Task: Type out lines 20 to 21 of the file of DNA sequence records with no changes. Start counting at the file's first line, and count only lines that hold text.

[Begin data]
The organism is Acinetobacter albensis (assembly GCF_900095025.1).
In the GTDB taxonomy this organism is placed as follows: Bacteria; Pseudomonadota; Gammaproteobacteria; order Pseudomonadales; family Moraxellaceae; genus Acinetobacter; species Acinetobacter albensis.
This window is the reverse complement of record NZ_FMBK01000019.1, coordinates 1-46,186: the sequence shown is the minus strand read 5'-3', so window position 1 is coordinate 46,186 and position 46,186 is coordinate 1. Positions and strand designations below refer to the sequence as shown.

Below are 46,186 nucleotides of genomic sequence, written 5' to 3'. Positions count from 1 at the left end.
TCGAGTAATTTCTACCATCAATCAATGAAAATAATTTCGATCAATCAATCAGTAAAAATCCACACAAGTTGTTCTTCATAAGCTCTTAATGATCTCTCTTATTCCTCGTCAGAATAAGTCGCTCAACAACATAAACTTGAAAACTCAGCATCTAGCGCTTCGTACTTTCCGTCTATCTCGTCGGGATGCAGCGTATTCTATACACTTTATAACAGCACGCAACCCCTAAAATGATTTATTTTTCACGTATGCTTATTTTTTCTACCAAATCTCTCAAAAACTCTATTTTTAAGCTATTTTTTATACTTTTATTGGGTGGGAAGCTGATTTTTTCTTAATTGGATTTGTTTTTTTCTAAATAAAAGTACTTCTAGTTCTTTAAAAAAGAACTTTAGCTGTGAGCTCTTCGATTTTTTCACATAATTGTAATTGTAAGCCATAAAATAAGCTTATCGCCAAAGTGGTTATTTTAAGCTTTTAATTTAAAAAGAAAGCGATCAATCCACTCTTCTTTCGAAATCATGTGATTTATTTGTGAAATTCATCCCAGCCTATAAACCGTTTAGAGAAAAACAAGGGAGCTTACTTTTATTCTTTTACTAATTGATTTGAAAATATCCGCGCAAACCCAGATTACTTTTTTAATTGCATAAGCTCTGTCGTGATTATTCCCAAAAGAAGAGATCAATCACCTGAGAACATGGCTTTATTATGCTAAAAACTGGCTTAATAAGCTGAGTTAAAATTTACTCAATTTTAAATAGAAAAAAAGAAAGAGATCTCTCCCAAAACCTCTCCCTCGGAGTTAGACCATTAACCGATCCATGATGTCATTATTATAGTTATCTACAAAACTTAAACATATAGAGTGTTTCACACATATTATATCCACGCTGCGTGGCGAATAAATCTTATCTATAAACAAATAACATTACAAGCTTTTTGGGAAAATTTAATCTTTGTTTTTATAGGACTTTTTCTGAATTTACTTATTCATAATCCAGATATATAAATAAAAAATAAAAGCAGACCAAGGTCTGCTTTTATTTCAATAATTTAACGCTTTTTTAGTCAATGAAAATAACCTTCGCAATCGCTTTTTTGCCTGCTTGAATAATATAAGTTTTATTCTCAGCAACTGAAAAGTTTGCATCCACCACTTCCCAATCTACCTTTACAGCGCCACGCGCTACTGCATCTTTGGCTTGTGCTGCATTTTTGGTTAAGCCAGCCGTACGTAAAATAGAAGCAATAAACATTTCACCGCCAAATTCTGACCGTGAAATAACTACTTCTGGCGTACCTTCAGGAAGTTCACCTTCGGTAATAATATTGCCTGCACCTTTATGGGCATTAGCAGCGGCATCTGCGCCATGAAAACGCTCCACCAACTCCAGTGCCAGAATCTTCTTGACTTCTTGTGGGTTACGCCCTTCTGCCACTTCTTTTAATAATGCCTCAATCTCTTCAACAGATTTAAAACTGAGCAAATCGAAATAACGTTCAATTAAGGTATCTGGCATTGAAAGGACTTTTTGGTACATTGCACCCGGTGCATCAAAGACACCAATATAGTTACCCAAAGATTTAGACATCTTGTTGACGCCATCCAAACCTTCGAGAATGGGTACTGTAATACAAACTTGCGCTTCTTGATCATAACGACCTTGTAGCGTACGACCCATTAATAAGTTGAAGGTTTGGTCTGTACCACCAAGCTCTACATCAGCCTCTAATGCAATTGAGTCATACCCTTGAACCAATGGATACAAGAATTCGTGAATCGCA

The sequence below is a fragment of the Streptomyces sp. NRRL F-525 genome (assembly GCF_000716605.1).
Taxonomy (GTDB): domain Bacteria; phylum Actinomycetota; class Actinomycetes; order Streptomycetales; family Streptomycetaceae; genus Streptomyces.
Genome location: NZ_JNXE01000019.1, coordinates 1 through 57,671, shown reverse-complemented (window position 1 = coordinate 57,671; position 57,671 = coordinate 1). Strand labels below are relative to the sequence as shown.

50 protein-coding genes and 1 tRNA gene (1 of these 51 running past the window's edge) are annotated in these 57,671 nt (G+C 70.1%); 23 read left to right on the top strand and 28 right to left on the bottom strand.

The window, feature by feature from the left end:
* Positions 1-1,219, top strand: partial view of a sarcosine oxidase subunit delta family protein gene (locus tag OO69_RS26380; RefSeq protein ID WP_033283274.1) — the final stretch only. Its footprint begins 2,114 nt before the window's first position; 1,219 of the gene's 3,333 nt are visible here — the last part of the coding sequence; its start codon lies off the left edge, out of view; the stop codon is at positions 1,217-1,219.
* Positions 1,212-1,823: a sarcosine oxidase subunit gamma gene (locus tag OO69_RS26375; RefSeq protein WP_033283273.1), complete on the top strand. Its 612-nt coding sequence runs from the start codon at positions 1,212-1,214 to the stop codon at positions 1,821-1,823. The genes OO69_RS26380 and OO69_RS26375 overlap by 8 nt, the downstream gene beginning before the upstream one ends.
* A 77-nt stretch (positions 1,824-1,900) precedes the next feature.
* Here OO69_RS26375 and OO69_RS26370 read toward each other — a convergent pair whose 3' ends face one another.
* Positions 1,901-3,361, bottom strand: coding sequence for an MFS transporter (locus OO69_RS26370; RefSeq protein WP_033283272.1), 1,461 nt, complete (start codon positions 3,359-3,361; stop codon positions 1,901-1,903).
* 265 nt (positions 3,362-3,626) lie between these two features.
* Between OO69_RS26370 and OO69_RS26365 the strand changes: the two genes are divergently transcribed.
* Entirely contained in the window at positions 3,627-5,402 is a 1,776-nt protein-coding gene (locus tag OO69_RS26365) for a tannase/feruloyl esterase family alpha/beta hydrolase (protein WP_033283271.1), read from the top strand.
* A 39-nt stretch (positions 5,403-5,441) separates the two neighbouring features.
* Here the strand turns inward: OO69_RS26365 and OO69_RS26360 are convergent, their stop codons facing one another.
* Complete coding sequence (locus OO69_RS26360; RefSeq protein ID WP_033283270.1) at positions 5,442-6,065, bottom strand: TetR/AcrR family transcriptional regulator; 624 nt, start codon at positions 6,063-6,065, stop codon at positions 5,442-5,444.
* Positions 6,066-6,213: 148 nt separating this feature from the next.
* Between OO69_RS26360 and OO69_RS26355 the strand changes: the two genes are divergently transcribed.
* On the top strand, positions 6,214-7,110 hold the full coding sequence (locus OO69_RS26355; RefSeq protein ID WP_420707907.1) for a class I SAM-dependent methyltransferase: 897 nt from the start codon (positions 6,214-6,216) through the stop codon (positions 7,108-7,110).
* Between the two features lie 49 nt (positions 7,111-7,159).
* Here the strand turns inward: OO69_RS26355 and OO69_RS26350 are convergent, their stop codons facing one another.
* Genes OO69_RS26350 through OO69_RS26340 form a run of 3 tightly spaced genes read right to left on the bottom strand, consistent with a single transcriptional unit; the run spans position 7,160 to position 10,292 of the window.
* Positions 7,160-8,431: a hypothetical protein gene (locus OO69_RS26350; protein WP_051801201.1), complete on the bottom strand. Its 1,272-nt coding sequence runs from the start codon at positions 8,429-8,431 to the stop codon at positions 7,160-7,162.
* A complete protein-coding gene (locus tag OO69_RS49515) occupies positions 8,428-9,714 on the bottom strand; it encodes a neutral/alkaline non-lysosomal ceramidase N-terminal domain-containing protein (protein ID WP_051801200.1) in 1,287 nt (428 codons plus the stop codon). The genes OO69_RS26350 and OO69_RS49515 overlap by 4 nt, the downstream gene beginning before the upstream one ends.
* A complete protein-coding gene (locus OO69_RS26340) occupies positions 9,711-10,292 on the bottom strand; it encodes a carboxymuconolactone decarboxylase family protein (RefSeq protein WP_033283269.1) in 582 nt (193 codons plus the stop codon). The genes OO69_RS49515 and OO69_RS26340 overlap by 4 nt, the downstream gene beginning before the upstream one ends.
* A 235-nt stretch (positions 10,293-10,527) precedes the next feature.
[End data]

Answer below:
* Here the strand turns inward: OO69_RS26365 and OO69_RS26360 are convergent, their stop codons facing one another.
* Complete coding sequence (locus OO69_RS26360; RefSeq protein ID WP_033283270.1) at positions 5,442-6,065, bottom strand: TetR/AcrR family transcriptional regulator; 624 nt, start codon at positions 6,063-6,065, stop codon at positions 5,442-5,444.